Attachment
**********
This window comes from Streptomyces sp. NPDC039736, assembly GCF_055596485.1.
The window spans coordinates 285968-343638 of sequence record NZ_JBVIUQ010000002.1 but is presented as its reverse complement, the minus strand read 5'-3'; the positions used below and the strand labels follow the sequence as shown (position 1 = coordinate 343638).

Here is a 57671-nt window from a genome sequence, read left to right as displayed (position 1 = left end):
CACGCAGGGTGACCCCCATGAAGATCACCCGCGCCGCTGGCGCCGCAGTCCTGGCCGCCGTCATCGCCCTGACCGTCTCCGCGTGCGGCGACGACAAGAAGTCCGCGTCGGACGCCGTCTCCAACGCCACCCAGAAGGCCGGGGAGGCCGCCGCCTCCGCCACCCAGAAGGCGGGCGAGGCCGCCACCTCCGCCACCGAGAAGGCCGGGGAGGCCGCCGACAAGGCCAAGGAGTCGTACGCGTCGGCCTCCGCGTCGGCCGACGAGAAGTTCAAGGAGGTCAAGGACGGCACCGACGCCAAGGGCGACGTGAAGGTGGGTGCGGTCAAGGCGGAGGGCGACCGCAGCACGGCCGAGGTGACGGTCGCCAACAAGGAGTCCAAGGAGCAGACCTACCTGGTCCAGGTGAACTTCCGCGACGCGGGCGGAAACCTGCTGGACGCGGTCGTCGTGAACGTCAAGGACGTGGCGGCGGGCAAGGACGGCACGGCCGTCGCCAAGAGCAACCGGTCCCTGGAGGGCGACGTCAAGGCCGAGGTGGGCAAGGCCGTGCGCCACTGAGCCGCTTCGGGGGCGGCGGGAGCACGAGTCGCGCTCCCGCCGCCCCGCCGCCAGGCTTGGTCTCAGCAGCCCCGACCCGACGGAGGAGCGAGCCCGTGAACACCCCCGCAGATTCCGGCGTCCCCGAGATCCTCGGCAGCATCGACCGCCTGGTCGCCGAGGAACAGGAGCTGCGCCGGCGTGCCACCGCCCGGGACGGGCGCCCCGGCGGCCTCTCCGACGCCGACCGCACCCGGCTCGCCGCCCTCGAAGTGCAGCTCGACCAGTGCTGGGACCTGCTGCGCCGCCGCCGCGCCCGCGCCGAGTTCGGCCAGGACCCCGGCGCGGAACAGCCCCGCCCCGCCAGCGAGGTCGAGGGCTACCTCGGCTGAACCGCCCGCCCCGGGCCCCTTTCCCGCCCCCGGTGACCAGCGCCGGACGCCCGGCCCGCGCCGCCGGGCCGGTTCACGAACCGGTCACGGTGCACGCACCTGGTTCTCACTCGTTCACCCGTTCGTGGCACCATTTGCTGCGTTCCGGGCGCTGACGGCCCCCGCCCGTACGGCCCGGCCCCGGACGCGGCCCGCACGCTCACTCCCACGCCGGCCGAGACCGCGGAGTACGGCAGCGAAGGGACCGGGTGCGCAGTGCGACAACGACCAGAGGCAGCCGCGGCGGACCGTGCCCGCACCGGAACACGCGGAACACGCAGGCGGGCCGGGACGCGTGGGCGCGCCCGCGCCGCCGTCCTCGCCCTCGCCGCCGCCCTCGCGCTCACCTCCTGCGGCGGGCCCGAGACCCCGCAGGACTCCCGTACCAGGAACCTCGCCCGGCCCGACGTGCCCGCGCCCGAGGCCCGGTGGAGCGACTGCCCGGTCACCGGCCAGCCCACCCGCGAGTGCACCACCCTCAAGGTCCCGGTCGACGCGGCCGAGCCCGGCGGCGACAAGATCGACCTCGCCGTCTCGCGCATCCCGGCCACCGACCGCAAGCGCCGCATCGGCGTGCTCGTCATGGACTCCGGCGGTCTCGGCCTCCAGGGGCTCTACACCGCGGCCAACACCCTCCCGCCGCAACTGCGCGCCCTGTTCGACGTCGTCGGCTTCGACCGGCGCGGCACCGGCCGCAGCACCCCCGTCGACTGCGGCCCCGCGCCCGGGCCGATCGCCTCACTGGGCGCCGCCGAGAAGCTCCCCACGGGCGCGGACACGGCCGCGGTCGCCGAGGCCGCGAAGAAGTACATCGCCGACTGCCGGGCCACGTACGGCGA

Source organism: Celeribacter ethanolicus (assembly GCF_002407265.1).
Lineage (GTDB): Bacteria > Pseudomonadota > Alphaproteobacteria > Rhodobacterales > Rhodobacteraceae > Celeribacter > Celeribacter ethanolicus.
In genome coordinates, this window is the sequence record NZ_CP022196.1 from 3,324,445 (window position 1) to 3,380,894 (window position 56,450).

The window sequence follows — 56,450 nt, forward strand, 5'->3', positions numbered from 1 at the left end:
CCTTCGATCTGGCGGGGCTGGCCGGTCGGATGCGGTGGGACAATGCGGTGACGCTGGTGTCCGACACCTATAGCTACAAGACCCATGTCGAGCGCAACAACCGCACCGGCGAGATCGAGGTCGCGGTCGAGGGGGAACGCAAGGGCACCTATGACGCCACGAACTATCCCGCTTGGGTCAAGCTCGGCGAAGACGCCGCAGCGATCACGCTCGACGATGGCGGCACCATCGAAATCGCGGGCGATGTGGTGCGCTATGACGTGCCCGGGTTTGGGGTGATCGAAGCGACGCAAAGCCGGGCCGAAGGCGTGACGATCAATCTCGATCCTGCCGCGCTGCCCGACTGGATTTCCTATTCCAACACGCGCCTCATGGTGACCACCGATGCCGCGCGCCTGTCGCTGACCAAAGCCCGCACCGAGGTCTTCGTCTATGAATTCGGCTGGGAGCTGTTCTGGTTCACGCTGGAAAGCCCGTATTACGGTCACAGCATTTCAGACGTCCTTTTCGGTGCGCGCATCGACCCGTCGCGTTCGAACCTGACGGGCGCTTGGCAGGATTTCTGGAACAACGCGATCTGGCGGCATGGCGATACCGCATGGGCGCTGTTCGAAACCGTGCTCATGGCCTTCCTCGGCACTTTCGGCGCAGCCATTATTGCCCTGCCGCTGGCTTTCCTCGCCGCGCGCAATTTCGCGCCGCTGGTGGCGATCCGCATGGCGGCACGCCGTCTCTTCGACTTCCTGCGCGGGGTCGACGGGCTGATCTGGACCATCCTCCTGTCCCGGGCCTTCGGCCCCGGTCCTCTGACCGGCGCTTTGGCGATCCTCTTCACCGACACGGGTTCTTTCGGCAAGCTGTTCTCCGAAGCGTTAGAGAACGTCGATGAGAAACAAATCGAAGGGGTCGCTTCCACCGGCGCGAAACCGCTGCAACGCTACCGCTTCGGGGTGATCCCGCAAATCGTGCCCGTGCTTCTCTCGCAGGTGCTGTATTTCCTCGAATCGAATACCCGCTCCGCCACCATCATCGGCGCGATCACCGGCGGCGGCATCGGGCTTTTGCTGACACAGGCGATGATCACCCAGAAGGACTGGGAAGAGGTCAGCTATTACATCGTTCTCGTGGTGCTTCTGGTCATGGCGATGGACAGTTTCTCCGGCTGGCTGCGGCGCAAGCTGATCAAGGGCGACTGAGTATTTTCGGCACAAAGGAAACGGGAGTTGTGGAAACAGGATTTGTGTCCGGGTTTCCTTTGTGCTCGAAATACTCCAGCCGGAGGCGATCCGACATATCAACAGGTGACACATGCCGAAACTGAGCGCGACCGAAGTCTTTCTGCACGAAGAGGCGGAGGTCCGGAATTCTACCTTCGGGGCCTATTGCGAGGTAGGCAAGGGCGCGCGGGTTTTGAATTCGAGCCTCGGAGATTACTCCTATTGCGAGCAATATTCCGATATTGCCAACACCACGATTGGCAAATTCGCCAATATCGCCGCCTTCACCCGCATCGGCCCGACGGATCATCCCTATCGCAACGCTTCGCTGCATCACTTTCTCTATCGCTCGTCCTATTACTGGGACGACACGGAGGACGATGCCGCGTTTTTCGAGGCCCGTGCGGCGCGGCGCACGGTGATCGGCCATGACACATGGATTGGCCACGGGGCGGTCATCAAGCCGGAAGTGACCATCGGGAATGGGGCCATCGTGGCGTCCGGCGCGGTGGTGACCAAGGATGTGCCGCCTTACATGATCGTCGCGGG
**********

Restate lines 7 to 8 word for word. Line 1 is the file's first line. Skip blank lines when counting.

In genome coordinates, this window is the sequence record NZ_CP022196.1 from 3,324,445 (window position 1) to 3,380,894 (window position 56,450).

The window sequence follows — 56,450 nt, forward strand, 5'->3', positions numbered from 1 at the left end: